She Has Your Cavities: Why Parents Have Kids with Cavities
We love it when our child has our eyes or our partner’s dimples. But, as we all know, children don’t just inherit our good traits. They can take on our habits, too, like poor dental hygiene practices. Parents with anxiety or fear of the dentist are more likely to have kids with cavities. As a parent, if fear of the dentist keeps you away from regular cleanings, review our resources for overcoming a fear of the dentist. Kids with untreated cavities can experience harmful effects from their smile health for a lifetime to come. Stop cavities and a fear of the dentist in your children:
Parents with a Fear of the Dentist Have Children with Untreated Cavities
Your dental anxiety is not uncommon, but it has many consequences. It negatively impacts more than just your own dental health. Parents with a fear of the dentist are more likely to have kids with cavities.
A parent’s impact on their child’s dental health doesn’t end there. Parents or guardians can spread their existing cavities from their own mouth to the child’s mouth. This is done through everyday interactions like cleaning a binky or pacifier off in your mouth, sharing a spoon, or kissing a baby on the mouth.
Cavities Come from Bad Habits + Mouth Contact
One study examined if young children had been infected with a strain of bacteria involved in the process of tooth decay.
- 30% of the three-month-olds
- 60% of the six-month-olds
- and 80% of the two-year-olds had the bacteria present that leads to tooth decay.
The researchers concluded that they felt the bacteria was passed to children from their parents or guardians through kissing or sharing items. “Unlike other infectious diseases, tooth decay is not self-limiting. Decayed teeth require professional treatment to remove the infection and restore tooth function,” the study wrote.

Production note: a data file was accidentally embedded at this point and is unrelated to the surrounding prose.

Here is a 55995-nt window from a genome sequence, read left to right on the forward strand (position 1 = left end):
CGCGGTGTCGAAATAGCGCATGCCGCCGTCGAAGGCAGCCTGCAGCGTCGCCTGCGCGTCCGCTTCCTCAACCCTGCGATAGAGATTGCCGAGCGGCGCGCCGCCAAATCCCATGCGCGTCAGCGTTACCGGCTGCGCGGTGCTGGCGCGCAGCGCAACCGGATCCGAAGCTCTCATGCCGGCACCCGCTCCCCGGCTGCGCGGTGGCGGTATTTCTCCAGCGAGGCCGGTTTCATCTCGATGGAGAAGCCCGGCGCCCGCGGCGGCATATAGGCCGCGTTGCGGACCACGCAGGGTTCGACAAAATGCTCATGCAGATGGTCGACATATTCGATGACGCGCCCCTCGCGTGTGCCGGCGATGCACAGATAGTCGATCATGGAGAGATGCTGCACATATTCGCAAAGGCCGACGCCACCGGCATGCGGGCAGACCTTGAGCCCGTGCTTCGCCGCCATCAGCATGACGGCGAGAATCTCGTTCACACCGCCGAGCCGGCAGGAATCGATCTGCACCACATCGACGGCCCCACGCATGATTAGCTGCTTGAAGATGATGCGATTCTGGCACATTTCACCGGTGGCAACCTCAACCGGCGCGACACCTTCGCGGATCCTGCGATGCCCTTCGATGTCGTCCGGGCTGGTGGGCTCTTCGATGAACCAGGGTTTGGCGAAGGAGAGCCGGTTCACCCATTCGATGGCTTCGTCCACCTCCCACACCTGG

Dental cavities occur when damage from decay creates a hole in the tooth. Tooth decay happens when plaque and bacteria get the opportunity to eat away teeth. They get this opportunity when there’s no brushing, flossing, or regular dentist visits. If you and your child haven’t seen the dentist in the past six months, it’s critical to both your overall and dental health to make an appointment today.
More Influences on Children’s Development of Cavities:
- Parental smoking
- Siblings with cavities
- Drinking sugary drinks between meals
The American Academy of Pediatric Dentistry (AAPD) recommends avoiding the following activities as they are cavity-promoting behaviors:
- Letting infants sleep with anything but water in their bottle.
- Letting kids drink milk or other liquid fermentable carbohydrates* from a bottle or sippy cup for an extended period of time.
- Continuing to bottle feed after 12-14 months of age.
- Between-meal snacks that are overly sweet.
* Fermentable carbohydrates are in anything sweetened with sugar, high fructose corn syrup, or another sugar variant. Fermentable carbohydrates are worse for your mouth than regular carbohydrates because they break down into simple sugars in the mouth, rather than the digestive tract.
If you take your children to the dentist at least twice a year, you’re doing great. If taking your child to the dentist is more difficult because of your personal dental fear or anxiety about the dentist, consider asking a friend or relative to take your child for you!
Remember that the earlier a child visits the dentists, the better. Children should see the dentist by the age of one. For more information on children’s dental health and avoiding untreated cavities, visit our blog:
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